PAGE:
Chow Chows come in five colors: red, cinnamon,
black, blue, and cream. There are no such things as "champagne,"
"silver," "lilac," "butterscotch", "lavendar",
"chocolate", "blue-cream", "silvertip" or "white"
Chows -- these exotic names are just a creative interpretation of the five colors allowed
in the Chow Chow standard. None of the Chow colors are rare or more valuable than any of
the others. Below are examples of the five allowed colors:
"Red" covers a wide range: from a deep solid mahogany red to a light golden red with nearly white shadings on the tail, breechings and ruff. Red Chows without shadings are referred to as "self-reds". Reds with light shadings are called "shaded reds". Red puppies are born a mousy brown color, usually with a black mask (left). This mask will eventually fade and is usually gone at maturity. The puppy's coat will begin to grow in length at three months of age and is often a lighter red than what the adult color will be. To get a clue, look at the adult hair that is beginning to grow on the puppy's face and feet. A red Chow's nose should be black with no pink spotting. Eyes on all colors of Chows should be as dark as possible.
"Black" is self-explanatory but some black Chows have silver shadings in their tails or breechings. Black Chows are born black. The coats of black Chows can become bleached (left) when kept outside or in the sun, leaving them with an unattractive reddish cast. This bleaching effect is called "rusting". A "chocolate" Chow is actually a rusty black!
Blue is a steel gray color, sometimes with silver
shadings as in the blacks. Blue can range from a very dark bluish gray (similar to
new blue jeans) to a lighter silvery-bluish color (like very faded blue jeans). The
muzzle and legs have a "salt and pepper" mixture of light and dark
hairs, giving them a "frosted" look. Some
blues have brown shadings in their coats and blues can also "rust" in the sun.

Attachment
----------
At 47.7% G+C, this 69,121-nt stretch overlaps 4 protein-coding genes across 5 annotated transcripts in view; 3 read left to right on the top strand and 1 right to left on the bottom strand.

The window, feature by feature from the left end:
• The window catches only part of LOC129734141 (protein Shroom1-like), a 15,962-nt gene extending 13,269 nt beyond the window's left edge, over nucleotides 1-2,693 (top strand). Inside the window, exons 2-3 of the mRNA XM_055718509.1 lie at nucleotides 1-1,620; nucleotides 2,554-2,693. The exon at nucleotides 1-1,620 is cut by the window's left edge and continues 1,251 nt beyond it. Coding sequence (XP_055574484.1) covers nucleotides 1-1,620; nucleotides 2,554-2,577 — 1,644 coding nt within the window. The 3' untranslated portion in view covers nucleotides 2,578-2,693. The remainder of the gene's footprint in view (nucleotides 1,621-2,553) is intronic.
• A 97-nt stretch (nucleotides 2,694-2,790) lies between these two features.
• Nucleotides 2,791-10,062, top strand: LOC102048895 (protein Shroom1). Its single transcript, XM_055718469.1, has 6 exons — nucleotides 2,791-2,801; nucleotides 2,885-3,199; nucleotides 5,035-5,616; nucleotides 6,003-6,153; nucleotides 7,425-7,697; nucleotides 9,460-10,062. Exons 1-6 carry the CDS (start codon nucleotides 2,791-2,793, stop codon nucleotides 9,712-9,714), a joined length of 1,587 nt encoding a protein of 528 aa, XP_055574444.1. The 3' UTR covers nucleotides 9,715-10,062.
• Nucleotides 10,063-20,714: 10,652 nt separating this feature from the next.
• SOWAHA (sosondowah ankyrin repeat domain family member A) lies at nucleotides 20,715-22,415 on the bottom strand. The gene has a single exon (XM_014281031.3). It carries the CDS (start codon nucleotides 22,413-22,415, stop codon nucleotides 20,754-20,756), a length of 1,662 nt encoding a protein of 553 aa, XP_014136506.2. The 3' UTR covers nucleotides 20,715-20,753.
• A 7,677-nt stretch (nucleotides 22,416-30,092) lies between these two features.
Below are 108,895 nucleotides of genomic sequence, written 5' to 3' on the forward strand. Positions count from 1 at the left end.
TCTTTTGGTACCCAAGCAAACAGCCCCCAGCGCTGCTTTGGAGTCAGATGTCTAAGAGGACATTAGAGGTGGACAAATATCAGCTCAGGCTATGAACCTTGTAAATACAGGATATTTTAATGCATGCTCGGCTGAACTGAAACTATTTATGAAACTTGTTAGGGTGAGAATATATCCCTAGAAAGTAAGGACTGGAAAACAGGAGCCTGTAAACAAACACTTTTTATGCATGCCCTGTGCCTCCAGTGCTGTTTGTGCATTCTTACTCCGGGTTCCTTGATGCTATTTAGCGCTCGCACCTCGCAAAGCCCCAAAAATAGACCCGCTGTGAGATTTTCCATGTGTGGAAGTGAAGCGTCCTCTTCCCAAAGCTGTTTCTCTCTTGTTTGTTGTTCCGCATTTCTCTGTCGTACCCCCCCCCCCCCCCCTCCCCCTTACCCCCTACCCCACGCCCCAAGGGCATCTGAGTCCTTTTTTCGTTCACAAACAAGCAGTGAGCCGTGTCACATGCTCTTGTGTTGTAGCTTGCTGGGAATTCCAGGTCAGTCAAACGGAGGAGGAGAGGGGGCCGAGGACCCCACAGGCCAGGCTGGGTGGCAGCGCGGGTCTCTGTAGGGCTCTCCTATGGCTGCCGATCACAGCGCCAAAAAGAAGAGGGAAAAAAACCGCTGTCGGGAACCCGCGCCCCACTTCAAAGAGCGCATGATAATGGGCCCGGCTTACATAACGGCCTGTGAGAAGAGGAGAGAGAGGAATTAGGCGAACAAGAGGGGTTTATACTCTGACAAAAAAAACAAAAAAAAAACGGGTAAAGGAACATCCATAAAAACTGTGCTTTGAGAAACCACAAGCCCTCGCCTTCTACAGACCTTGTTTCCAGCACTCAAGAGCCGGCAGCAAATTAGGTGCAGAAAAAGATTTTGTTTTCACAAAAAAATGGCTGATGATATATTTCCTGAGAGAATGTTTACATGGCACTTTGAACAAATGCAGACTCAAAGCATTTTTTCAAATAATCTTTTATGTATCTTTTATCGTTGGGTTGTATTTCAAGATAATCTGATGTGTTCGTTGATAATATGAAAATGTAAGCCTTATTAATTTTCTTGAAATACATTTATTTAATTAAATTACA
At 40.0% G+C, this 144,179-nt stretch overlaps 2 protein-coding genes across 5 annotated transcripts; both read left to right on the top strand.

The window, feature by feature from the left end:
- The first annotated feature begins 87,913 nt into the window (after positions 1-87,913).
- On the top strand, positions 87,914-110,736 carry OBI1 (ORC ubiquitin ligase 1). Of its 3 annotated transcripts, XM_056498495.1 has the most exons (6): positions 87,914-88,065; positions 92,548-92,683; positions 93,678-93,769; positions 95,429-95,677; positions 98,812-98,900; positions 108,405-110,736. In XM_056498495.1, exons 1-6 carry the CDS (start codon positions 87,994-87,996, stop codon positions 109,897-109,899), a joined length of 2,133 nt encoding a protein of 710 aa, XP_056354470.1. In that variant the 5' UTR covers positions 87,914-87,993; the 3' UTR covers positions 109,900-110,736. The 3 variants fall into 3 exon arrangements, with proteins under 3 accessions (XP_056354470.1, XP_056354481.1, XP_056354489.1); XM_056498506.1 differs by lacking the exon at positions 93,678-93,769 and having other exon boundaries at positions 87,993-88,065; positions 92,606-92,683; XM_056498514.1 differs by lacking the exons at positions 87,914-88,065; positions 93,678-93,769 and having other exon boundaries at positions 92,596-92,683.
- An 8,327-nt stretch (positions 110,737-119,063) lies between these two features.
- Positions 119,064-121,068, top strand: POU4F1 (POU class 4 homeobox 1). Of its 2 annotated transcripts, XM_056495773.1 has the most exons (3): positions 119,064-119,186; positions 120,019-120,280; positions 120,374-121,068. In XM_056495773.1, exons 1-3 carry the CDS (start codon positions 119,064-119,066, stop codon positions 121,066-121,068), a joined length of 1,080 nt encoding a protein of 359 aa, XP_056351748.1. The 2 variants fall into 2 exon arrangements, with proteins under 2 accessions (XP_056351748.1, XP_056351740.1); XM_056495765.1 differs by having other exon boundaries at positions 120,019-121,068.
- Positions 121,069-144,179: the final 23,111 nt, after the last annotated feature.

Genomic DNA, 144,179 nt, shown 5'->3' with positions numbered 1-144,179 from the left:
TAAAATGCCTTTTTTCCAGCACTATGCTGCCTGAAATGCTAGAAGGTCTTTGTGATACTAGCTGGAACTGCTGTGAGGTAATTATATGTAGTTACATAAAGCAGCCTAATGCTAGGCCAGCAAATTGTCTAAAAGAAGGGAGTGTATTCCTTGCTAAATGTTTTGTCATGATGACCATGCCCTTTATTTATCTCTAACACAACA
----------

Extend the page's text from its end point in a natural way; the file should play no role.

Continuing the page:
Noses on blue Chows are often gray or slate-colored. This is the only color of Chow
where a black nose is not required, but the nose must not be brown.
Chow Chows are a "double-coated" breed. Adult Chows have a long, harsh-textured outer coat and a soft, short, downy undercoat. The undercoat protects them from rain and cold. The color of a Chow is determined by the color of its outer coat. A red or cinnamon Chow's undercoat can vary in color from nearly white to a very dark gray regardless of the color of its outer coat. Blacks and blues usually have dark undercoats. Creams, however, are cream all the way through to the skin.
Cinnamons and blues are considered "dilute" colors. Cinnamon is a genetically diluted form of red and blue is a genetically diluted form of black. The genes which create these dilute colors sometimes cause dilution of eye and tongue pigment as well, resulting in amber-colored eyes and/or pale or spotted tongues. Those traits are undesirable and must be guarded against by responsible breeders. Cinnamons and blues are not as common in the breed as reds, blacks, and creams because they are genetically recessive to those colors. Both parents in a mating must carry a gene for a dilute color for there to be any chance of producing a dilute puppy. Breeding dilutes together (blue to blue, cinnamon to cinnamon, blue to cinnamon) is usually discouraged because of the potential for diluting eye and tongue pigment in the puppies.
Temperament, behavior and health are not dependent on
color. Color is a matter of personal preference. Don't believe anyone who
tells you certain colors are more desirable, valuable, healthier or better-tempered than
others. Inexperienced or disreputable breeders, however, who mistakenly
believe certain colors are more valuable sometimes use breeding stock with poor
dispositions or health defects in order to produce colors they think will
bring more money.
Be sure to examine the parents of your puppy before purchase to make sure they have
the quality of health, personality and appearance you want in your Chow!
© 2003 The Wisconsin Chow Chow Club, Inc.